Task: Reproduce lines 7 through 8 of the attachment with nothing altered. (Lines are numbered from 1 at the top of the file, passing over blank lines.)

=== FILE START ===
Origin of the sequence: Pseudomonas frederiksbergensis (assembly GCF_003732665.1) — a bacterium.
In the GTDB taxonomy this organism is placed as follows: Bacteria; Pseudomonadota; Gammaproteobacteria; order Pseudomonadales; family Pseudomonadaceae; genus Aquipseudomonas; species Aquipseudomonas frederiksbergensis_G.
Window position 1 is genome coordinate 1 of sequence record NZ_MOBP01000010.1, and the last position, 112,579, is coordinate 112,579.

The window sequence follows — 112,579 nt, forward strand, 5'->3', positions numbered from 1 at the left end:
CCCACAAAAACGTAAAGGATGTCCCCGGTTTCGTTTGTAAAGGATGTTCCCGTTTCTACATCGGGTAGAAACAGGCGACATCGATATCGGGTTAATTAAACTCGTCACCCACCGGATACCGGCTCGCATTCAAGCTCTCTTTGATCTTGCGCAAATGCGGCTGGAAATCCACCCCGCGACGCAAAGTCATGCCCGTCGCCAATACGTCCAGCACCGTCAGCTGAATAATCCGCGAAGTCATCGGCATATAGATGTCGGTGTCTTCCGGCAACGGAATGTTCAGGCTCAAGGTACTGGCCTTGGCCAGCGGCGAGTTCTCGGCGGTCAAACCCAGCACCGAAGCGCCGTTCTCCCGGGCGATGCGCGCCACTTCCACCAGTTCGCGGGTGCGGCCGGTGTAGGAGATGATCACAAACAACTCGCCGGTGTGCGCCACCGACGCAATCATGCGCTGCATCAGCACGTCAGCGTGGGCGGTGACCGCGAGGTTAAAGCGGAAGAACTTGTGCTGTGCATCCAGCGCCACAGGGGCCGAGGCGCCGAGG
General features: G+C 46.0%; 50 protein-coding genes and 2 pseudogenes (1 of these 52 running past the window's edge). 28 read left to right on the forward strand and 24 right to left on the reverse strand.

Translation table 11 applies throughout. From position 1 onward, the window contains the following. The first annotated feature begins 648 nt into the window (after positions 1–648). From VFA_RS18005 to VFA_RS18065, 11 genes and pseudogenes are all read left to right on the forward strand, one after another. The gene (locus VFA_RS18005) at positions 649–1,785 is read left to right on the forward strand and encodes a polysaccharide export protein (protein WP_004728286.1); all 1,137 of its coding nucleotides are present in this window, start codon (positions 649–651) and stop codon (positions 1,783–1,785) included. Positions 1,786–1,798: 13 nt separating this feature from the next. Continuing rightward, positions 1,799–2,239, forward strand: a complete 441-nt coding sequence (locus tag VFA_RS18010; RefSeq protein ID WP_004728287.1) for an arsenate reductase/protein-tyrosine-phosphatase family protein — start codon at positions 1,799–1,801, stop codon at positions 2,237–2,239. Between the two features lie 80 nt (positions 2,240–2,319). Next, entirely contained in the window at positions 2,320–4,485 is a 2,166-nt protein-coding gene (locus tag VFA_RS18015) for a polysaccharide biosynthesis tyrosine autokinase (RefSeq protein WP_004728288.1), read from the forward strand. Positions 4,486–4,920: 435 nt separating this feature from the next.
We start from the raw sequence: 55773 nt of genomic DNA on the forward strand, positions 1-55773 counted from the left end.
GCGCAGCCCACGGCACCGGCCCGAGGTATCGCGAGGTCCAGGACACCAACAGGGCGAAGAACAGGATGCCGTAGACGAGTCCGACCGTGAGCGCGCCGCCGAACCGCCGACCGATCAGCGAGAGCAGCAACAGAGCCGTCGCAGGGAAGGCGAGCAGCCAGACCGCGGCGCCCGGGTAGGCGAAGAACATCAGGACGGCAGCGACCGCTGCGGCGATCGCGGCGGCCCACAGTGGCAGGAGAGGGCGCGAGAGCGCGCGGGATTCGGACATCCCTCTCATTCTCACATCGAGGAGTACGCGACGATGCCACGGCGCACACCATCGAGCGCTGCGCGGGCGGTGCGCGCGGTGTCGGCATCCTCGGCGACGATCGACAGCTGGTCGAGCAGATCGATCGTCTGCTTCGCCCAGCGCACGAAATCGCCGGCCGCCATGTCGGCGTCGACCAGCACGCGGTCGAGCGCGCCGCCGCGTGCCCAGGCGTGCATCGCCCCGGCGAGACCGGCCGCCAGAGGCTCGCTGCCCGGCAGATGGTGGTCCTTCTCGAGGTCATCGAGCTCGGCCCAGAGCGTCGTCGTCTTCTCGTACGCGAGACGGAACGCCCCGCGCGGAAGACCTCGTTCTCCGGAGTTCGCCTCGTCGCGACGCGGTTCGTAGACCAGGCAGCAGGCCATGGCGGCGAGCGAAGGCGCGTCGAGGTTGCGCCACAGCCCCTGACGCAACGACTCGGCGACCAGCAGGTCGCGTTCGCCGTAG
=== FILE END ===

Translation table 11 applies throughout. From position 1 onward, the window contains the following. The first annotated feature begins 648 nt into the window (after positions 1–648). From VFA_RS18005 to VFA_RS18065, 11 genes and pseudogenes are all read left to right on the forward strand, one after another. The gene (locus VFA_RS18005) at positions 649–1,785 is read left to right on the forward strand and encodes a polysaccharide export protein (protein WP_004728286.1); all 1,137 of its coding nucleotides are present in this window, start codon (positions 649–651) and stop codon (positions 1,783–1,785) included. Positions 1,786–1,798: 13 nt separating this feature from the next. Continuing rightward, positions 1,799–2,239, forward strand: a complete 441-nt coding sequence (locus tag VFA_RS18010; RefSeq protein ID WP_004728287.1) for an arsenate reductase/protein-tyrosine-phosphatase family protein — start codon at positions 1,799–1,801, stop codon at positions 2,237–2,239. Between the two features lie 80 nt (positions 2,240–2,319). Next, entirely contained in the window at positions 2,320–4,485 is a 2,166-nt protein-coding gene (locus tag VFA_RS18015) for a polysaccharide biosynthesis tyrosine autokinase (RefSeq protein WP_004728288.1), read from the forward strand. Positions 4,486–4,920: 435 nt separating this feature from the next.
We start from the raw sequence: 55773 nt of genomic DNA on the forward strand, positions 1-55773 counted from the left end.